Study reveals weight gain for those who go to sleep later at night.
A new study done at the UC Berkeley’s Golden Bear Sleep and Mood Research Clinic, says going to bed late at night can lead to weight gain, according to an article on news.berkeley.edu.
The study found a link between sleep and Body mass index (BMI), and the results are showing that teens and also adults that get to bed late during the week are probably going to put on more weight than those who have an earlier bedtime each night.
The researchers looked at the numbers from over 3,300 participants, youth and adult, and they discovered a gain of 2.1 pounds on the BMI for each hour of sleep lost over a five -year period.
Surprisingly, they found that the gain in BMI held true despite the participants regimen of exercise, TV or computer screen time or even the number of hours they slept overall.
BMI is calculated using the body’s height and weight and is a useful metric for measuring weight gain and obesity. A healthy BMI is said to be between 18.5 and 24.9. A BMI of 25.0 to 29.9 is considered overweight and 30.0 or greater is classified as obese.
The data the researchers used came from the National Longitudinal Study of Adolescent Health. That study has been recording the behaviors of teens from the United States since 1994. In the new study, they compared the BMI and the bedtimes for teens at the onset of puberty, during their college-age years and as young adults.
Lauren Asarnow, lead author of the study and a doctoral student in UC Berkeley’s Golden Bear Sleep and Mood Research Clinic said “These results highlight adolescent bedtimes, not just total sleep time, as a potential target for weight management during the transition to adulthood.”
She also added that young people that go to sleep earlier each night “set their weight on a healthier course as they emerge into adulthood.”
Earlier surveys and studies have revealed that teens do not get the recommended amount of sleep each night, and many teens report having difficulty staying alert and awake in school.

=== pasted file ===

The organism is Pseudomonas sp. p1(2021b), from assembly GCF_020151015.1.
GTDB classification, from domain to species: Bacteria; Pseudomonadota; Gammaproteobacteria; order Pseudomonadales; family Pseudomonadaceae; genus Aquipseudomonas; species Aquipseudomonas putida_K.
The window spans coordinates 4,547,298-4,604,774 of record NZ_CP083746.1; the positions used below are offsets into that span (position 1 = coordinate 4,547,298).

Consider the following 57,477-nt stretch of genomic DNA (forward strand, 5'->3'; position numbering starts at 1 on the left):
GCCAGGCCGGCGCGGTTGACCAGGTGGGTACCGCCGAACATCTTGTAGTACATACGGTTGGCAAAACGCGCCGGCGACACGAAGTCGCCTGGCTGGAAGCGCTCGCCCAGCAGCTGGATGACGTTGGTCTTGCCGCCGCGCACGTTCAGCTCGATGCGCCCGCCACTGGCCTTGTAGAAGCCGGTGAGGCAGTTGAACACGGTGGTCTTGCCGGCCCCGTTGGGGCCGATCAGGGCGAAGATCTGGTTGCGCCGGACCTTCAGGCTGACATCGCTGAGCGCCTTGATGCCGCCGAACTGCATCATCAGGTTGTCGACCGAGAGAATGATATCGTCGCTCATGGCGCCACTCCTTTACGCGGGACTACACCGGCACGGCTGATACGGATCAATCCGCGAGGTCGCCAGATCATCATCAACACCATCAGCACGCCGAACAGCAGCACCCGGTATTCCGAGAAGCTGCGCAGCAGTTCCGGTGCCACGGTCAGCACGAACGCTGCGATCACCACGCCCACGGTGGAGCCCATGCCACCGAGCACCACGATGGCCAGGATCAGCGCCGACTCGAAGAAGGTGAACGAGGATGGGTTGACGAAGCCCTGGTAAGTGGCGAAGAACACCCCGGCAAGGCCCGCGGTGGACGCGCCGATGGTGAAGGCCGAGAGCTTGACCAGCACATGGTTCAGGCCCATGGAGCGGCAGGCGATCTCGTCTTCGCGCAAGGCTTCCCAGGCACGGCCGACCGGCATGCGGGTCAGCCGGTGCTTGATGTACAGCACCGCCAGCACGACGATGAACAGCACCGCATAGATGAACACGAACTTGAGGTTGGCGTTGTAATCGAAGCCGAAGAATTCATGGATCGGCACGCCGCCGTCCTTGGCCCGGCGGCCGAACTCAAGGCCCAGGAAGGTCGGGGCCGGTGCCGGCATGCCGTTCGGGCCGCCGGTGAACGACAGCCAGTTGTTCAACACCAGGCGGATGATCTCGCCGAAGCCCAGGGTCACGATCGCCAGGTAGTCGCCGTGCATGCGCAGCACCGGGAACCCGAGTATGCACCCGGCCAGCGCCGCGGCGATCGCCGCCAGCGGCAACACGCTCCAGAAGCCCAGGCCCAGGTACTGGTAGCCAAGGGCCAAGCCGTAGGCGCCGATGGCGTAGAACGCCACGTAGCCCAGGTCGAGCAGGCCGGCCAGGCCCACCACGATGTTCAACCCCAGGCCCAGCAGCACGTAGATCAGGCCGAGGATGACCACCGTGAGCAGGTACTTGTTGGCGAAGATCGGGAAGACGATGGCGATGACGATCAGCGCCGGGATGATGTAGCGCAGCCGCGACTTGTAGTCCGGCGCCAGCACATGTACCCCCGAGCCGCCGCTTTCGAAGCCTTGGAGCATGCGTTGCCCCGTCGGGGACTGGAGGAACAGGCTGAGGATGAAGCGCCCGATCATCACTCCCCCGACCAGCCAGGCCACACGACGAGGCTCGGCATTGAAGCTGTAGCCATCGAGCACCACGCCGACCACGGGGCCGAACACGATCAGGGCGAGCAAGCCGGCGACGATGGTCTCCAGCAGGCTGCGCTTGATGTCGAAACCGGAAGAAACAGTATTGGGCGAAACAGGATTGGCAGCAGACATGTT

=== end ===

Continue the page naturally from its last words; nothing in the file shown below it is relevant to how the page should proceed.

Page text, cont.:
Later in life, the natural circadian rhythm shifts toward a later sleep cycle. The circadian rhythm is the natural body clock that regulates your metabolic and physiological functions.
Other studies have suggested a link between late night owls and mental health. It appears that people that are going to bed later have an increased risk of developing depression and other mental health related issues.
The hope is that the findings of the study will encourage young adults to be more conscious of the effect of late-night bedtimes, despite the pressure they will feel to be a part of their social group, particularly in a college-type setting.
Even if they are aware of the benefits of earlier sleep times, it will be difficult to maintain that type schedule while being a student.
Habits are hard to break as well. If teens are used to going to bed a 10 to 11 PM during high school years, they will have a hard time changing their cycle once they are out on their own. Parents who see the results of the study may want to monitor their children more closely and develop an earlier bedtime ritual at an early age to make it easier later on in life.
No teen wants to gain weight, especially around their peers in a university setting, and it is hoped that these findings will encourage teens and young adults to take their sleeping habits more seroiously.
The co-authors of the study include Allison Harvey at UC-Berkeley and Elanor McGlinchey at Columbia University, along with Ms. Asarnow, who is a researcher on UC-Berkeley’s Teen Sleep Study.
The Teen Sleep Study seeks to assist teens to reset the circadian rhythms of young people that are having trouble sleeping and waking up on time.
The results of the study were published in the October edition of the journal Sleep.
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